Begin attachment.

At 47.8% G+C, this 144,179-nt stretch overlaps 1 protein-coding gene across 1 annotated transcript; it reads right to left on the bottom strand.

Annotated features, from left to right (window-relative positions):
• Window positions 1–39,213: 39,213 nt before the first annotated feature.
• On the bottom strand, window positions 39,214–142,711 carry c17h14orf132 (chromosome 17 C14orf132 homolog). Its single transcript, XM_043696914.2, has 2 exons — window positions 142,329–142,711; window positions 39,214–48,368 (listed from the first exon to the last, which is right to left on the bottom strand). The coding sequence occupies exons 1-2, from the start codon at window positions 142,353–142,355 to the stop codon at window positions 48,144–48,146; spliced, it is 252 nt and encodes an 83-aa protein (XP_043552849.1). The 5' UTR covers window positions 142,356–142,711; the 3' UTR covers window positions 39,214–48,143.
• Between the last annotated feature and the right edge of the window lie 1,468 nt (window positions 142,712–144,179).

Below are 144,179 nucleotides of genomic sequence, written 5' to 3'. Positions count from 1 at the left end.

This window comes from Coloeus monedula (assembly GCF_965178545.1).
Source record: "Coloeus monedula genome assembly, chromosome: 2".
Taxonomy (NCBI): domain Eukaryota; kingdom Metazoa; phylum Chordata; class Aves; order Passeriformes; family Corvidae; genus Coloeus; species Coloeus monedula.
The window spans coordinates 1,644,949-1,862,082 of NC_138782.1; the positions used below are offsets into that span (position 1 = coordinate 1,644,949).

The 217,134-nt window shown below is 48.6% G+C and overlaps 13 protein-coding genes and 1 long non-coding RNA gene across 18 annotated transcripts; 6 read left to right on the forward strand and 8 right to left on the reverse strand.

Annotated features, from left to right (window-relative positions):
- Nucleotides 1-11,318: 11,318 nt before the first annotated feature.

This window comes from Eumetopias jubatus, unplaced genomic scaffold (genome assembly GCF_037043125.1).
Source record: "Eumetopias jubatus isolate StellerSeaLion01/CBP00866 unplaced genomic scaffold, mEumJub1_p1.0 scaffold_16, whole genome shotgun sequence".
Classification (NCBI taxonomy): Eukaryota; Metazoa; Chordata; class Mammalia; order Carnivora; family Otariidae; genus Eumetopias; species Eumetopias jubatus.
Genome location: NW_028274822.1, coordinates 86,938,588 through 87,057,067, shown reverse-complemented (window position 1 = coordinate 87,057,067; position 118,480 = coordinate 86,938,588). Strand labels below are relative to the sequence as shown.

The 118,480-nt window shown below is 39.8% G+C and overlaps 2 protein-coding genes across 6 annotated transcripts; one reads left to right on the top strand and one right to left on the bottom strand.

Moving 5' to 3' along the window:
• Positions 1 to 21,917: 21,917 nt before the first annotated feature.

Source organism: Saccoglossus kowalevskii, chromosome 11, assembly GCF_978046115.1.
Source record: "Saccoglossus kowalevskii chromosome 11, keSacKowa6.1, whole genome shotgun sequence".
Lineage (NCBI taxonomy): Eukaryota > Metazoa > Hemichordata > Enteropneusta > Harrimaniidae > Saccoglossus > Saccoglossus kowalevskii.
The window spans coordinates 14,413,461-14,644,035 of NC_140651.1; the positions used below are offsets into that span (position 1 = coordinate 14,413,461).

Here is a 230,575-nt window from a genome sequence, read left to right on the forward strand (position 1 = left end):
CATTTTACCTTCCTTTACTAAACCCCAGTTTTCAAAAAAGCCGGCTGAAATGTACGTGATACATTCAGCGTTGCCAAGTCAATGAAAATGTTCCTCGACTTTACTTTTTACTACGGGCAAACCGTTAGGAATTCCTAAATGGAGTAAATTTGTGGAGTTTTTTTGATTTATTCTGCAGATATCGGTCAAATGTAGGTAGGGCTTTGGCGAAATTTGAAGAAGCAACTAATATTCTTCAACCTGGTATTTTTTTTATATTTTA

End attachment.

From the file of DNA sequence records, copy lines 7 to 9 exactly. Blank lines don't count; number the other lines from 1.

This window comes from Coloeus monedula (assembly GCF_965178545.1).
Source record: "Coloeus monedula genome assembly, chromosome: 2".
Taxonomy (NCBI): domain Eukaryota; kingdom Metazoa; phylum Chordata; class Aves; order Passeriformes; family Corvidae; genus Coloeus; species Coloeus monedula.